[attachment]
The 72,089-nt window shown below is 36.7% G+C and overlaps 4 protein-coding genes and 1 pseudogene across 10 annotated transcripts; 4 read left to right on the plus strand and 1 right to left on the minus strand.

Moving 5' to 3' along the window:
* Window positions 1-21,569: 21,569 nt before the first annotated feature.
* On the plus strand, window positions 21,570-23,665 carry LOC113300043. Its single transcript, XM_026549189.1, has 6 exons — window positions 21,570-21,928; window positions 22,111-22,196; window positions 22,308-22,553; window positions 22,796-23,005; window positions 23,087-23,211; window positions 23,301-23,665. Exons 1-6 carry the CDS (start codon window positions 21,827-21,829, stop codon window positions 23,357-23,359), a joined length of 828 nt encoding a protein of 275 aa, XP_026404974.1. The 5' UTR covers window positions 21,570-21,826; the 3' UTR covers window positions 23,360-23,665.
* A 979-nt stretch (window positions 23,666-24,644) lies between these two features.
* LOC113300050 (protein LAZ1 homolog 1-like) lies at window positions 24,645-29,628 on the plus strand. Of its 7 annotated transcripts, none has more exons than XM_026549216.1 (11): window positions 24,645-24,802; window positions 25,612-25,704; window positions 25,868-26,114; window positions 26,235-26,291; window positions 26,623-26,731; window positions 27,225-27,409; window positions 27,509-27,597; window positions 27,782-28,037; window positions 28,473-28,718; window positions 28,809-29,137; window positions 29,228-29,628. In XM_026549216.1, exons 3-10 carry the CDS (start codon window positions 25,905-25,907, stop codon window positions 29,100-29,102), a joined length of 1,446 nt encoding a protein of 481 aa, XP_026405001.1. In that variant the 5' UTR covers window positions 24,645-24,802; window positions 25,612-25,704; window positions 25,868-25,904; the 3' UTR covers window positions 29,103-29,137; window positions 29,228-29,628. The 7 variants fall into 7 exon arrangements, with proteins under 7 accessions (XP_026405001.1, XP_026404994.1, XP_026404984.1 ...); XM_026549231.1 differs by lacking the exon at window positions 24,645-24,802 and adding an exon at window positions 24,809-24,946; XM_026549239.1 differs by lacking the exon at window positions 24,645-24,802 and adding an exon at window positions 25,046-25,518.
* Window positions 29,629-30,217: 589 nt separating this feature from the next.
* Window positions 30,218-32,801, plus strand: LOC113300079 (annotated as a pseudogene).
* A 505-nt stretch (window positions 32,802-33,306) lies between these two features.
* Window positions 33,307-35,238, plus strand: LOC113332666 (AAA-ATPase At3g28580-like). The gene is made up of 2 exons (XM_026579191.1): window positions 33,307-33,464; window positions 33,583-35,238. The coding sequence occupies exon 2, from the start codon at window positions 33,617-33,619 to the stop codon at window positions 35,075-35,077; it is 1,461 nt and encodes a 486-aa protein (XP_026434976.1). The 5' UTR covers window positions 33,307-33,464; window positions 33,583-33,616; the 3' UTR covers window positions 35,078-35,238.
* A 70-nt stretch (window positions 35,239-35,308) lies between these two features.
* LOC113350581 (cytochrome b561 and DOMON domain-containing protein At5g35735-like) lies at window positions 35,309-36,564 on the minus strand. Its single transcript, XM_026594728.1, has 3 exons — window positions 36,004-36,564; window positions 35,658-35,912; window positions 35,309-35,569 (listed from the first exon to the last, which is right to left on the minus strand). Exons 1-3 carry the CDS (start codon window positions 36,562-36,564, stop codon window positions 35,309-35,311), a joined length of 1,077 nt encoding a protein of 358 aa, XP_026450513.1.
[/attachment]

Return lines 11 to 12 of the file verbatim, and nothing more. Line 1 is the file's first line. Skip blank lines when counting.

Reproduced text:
* A 70-nt stretch (window positions 35,239-35,308) lies between these two features.
* LOC113350581 (cytochrome b561 and DOMON domain-containing protein At5g35735-like) lies at window positions 35,309-36,564 on the minus strand. Its single transcript, XM_026594728.1, has 3 exons — window positions 36,004-36,564; window positions 35,658-35,912; window positions 35,309-35,569 (listed from the first exon to the last, which is right to left on the minus strand). Exons 1-3 carry the CDS (start codon window positions 36,562-36,564, stop codon window positions 35,309-35,311), a joined length of 1,077 nt encoding a protein of 358 aa, XP_026450513.1.